Author Philip Pullman has resigned as patron of the Oxford Literary Festival in protest at its refusal to pay authors.
He announced his resignation on Twitter, saying: “Because of the Oxford Literary Festival's attitude to paying speakers (they don't) I can't remain as a Patron any longer. I've resigned.”
He added: “They never have [paid], and I've long tried to persuade them to, but they won't. Time to go.”
Pullman told The Bookseller he'd been appearing at Oxford Literary Festival for 20 years and had never been paid for speaking at the event. Pullman's role as president of the Society of Authors, which has been campaigning strongly for authors to be paid at festivals, made it "awkward" for him to continue as patron of the festival, he added.
"...In the early days the Oxford festival was a small-scale and much more informal affair, run on a shoestring," he said. "In recent years it’s become much larger and grander, putting on an air of being ‘prestigious’ and ‘exclusive’ and flourishing its large array of corporate sponsors. It seems contradictory to me to lay on lavish ‘black tie dinners’ and at the same time claim that it can’t afford to pay speakers."
He added that he "disapproved very strongly" of the festival's demand that authors should not speak on the same subject or do any signings within 30 days or 40 miles of the festival event. "That’s equivalent to saying ‘we’re not paying you, and we’re not letting you get paid anywhere else either'," Pullman said.
A spokesperson for Oxford Literary Festival said they were "very sad" Pullman had decided to resign as patron, but that it could not run a festival "as large and diverse as Oxford's" if it changed its policy on paying authors to speak.
"We are very sad that Philip Pullman has decided to resign as patron of the festival," the spokesperson said. "We are grateful for the support he has given over the years, and for his many appearances at the festival. The Oxford Literary Festival is a registered charity which does not receive any government or public funding. Each year for the festival to take place, substantial sponsorship and donations have to be raised."
The statement added: "We are proud that for the past 20 years we have been able to put on a festival featuring a broad range of fascinating authors from the UK and overseas at various stages in their careers. We have over 500 speakers each year. If we were to change our policy, we could not put on a festival as large and diverse as Oxford’s which supports and promotes the work of both bestselling authors and of those at the outset of their writing careers or with a smaller following.”
However, Pullman said it was a case of "simple justice" that authors should be paid for appearing at literary festivals.
"Festivals pay everyone else who’s professionally involved," he told The Bookseller. "They pay for the electricity they use, they pay rent for the lecture halls they hire, they pay the people who supply the marquees and the toilets, they pay the publicists and the professional administrators, they pay for the drinks receptions, they pay the people who cook and serve the ‘black tie dinners’, they pay the people who design and print the brochures and the programmes, they pay the people who do the cleaning. Only the authors are expected to work for nothing. Many of us have had enough of that."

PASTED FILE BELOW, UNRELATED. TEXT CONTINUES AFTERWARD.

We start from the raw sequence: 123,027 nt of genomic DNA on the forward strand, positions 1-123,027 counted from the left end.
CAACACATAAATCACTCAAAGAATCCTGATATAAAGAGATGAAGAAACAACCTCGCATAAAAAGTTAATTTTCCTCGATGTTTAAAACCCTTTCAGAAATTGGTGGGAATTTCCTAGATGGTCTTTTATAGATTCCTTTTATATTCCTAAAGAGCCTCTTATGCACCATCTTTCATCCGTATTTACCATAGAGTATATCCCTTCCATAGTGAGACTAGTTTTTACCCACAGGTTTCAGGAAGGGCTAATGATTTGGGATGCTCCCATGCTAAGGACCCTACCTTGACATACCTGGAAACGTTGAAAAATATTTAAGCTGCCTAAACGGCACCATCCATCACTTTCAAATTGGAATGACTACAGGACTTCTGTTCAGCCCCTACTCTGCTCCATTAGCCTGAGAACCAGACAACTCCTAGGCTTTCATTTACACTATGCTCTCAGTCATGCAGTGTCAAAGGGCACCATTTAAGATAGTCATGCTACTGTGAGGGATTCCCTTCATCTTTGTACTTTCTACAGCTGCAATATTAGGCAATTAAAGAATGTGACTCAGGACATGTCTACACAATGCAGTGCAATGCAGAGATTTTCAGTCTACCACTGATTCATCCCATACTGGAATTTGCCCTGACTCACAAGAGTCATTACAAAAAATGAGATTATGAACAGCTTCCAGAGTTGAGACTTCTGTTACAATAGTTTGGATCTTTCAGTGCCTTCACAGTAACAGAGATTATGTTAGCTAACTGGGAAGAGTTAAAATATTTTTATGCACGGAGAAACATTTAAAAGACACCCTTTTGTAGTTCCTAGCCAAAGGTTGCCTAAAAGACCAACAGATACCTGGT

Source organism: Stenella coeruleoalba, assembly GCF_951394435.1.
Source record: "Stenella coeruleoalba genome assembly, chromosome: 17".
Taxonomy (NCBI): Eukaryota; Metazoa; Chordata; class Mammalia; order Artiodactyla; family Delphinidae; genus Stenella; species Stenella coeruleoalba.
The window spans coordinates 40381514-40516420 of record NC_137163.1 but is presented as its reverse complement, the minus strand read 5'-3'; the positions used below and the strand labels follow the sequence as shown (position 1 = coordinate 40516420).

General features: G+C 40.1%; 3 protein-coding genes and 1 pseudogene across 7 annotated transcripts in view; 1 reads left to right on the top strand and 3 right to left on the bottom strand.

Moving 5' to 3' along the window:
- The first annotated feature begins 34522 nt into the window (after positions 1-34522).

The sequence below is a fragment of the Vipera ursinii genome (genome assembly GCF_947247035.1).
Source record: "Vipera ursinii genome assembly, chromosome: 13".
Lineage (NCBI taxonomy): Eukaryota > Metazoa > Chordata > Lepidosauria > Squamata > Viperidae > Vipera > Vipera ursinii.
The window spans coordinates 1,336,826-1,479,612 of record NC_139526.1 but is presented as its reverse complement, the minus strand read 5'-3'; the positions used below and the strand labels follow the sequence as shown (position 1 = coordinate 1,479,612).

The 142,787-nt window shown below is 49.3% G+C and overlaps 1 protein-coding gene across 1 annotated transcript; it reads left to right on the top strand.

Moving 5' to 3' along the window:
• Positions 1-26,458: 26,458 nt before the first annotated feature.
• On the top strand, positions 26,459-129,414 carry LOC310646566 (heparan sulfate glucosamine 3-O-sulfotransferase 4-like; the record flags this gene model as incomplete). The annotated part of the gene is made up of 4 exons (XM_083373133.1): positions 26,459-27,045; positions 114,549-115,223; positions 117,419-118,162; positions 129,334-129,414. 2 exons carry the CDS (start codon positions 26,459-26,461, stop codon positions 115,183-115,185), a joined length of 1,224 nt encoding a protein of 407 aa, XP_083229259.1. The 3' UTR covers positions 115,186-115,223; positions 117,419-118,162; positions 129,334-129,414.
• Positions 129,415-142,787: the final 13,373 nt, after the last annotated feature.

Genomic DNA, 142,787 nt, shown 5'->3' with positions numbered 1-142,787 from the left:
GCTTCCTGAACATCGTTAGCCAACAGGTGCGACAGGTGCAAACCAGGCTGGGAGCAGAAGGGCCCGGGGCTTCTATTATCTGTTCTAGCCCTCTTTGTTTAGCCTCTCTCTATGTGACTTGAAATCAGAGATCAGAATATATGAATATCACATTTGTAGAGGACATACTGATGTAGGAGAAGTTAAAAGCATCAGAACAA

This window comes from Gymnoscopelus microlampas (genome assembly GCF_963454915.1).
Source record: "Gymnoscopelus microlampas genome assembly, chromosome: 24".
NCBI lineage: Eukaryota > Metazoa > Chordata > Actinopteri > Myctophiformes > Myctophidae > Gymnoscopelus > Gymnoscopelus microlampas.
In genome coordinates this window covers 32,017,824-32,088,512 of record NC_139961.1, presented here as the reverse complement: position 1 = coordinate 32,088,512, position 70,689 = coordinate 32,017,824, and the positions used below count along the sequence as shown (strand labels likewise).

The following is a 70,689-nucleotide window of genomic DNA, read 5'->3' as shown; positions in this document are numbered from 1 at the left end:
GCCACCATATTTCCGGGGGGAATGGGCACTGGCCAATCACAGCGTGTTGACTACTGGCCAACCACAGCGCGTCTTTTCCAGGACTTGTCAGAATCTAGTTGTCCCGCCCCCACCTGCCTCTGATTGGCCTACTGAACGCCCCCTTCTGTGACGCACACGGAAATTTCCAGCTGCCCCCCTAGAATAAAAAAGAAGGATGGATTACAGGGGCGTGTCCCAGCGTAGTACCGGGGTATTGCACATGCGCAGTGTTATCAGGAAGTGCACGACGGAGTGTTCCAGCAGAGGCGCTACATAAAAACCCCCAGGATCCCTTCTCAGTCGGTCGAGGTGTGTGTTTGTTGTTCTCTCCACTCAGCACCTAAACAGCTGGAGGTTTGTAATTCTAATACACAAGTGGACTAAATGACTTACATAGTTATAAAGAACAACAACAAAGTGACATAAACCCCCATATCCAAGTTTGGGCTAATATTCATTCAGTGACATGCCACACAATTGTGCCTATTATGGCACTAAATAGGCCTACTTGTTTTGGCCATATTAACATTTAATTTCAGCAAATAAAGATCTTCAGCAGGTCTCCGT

Last December, the SoA revealed the results of a literary festival survey which showed most festivals pay £150-£200 per appearance to authors. However, Oxford was not among them.
The Bookseller has seen a letter sent from Nicola Solomon, SoA chief executive, to Sally Dunsmore, the director of the Oxford Literary Festival in December, saying the SoA survey uncovered some “very concerning feedback” about the event.
The letter said: “We are concerned to hear reports that Oxford does not pay fees to authors. We understand the constraints you face but other festivals do manage to pay authors in these circumstances… An event involves time and preparation and authors deserve to be paid just as much as every other professional who contributes to the event.”
The SoA also criticised Oxford’s request that authors do not speak at another event within a 45-mile area in the same 30 day period as the festival.
“We find this request extraordinary, particularly in the context of an appearance where no fees are being offered,” said the letter.
Another concern was the festival’s request that authors give permission to be recorded for the podcast library because “most festivals do not request such rights. If any rights are to be taken they should be negotiated and an additional fee paid”.
Several authors praised Pullman’s resignation on Twitter, including Robert Harris, who said: “Good for you, Philip. It's time writers were given a fee for these events, like any other speaker.”
Children’s writer Shoo Rayner tweeted: “Well done @PhilipPullman, worse is Oxford Literary Festival's restraint of trade terms - no signings in 30 days within 40 miles- cheek!
Last week Pullman warned writers could soon be "an endangered species" in an article about publisher-author relations. He told the Guardian that authors were operating in a "savage and hostile" landscape in spite of the fact that publishers - whose "editorial standards are not what they were", in Pullman's view - have "no creative power whatsoever".